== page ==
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When Airlines Change Fares, Not All Airports Are Equal

A new study on business travel fares finds that tickets from San Francisco had the most price volatility (PDF) last year, while New York’s LaGuardia Airport showed the least. European carriers—British Airways, Lufthansa, and Air France-KLM—adjusted their prices most, and Alaska Airlines (ALK) and US Airways (AAL) tinkered the least.

Courtesy Yapta

The data from more than 100,000 itineraries over the second half of 2013 were collected by Yapta, an airfare tracking service. Yapta restricted the airport rankings to the 15 most common cities in their customers’ itineraries and to U.S. point of sale.

The study shows the effect of business travel and hub dominance for airlines, with seven of the nine least-price-volatile airports serving as hubs. LaGuardia isn’t a hub but it commands a heavy portion of business traffic as the closest airport to Manhattan. Of the six airports Yapta identified as most volatile, only Dallas-Fort Worth is a true dominant hub airport, albeit one where Spirit Airlines (SAVE) has been growing rapidly the past two years. The other five have a heavy concentration of flights by JetBlue (JBLU), Southwest (LUV), and Virgin America.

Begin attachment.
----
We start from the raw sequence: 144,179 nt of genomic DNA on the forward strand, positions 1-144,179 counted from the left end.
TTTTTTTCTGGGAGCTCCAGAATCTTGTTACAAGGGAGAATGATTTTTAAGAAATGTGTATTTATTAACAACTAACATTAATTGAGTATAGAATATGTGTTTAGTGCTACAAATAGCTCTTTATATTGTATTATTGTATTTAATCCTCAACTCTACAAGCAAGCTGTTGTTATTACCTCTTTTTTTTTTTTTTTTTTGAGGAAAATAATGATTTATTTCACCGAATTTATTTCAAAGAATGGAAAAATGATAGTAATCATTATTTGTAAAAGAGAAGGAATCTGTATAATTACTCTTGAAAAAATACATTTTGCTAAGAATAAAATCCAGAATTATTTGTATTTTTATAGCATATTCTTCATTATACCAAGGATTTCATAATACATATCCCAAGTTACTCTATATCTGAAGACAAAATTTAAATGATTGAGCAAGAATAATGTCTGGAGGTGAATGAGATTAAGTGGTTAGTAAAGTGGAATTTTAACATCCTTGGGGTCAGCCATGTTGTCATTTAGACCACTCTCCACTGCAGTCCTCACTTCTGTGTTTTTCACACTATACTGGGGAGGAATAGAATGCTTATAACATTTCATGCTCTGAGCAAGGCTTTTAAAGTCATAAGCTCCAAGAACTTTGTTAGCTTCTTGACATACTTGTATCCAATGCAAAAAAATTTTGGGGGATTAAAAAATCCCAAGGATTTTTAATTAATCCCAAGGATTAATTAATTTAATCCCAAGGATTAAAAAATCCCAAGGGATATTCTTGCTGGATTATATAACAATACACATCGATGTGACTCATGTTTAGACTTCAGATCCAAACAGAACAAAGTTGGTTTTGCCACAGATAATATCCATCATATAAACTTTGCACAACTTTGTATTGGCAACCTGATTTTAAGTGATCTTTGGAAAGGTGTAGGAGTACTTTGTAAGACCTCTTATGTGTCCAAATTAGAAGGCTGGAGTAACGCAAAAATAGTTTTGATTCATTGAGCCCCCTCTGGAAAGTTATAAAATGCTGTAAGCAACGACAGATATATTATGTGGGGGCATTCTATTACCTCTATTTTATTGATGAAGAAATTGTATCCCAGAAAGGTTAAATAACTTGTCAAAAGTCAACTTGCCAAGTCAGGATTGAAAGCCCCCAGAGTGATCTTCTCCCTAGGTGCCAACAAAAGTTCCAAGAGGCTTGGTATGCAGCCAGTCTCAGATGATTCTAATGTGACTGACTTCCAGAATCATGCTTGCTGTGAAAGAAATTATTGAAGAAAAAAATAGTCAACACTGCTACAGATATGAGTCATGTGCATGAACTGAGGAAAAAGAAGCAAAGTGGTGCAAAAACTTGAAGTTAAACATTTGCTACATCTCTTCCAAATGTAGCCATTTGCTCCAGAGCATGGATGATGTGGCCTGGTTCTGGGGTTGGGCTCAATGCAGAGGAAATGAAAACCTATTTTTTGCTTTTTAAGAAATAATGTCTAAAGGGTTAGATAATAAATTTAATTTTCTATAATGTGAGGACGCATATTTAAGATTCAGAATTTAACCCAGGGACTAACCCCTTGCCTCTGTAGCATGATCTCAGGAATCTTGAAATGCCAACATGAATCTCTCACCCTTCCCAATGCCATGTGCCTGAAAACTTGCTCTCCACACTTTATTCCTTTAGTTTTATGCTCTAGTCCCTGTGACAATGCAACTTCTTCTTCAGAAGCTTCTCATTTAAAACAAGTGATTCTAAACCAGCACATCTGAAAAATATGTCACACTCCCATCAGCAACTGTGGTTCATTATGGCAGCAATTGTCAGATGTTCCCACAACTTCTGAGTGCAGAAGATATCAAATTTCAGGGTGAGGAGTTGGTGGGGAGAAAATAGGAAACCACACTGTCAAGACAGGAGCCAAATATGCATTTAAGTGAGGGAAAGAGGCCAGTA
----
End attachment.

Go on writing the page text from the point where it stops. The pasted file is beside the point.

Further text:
Yapta makes software that alerts travelers when airlines lower the price on a route the customer has booked. Nearly three-quarters of those alerts were for bookings that were made under negotiated rates a company had with an airline, with average savings of $204, after change fees, when the company rebooked at the new rate. For non-negotiated rates, travelers saved $291. The most price drops occurred on Tuesday (21 percent), with the fewest (6 percent) on Sunday, according to the study.

Bachman is an associate editor for

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